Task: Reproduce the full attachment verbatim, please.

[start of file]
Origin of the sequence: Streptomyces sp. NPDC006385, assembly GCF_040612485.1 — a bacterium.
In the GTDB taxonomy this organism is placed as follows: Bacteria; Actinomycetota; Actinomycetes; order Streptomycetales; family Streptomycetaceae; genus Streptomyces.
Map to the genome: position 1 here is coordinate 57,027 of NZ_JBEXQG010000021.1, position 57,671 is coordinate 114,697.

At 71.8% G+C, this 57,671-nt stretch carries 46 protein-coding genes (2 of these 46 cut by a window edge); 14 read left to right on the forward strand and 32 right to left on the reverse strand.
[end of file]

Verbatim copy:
Origin of the sequence: Streptomyces sp. NPDC006385, assembly GCF_040612485.1 — a bacterium.
In the GTDB taxonomy this organism is placed as follows: Bacteria; Actinomycetota; Actinomycetes; order Streptomycetales; family Streptomycetaceae; genus Streptomyces.
Map to the genome: position 1 here is coordinate 57,027 of NZ_JBEXQG010000021.1, position 57,671 is coordinate 114,697.

At 71.8% G+C, this 57,671-nt stretch carries 46 protein-coding genes (2 of these 46 cut by a window edge); 14 read left to right on the forward strand and 32 right to left on the reverse strand.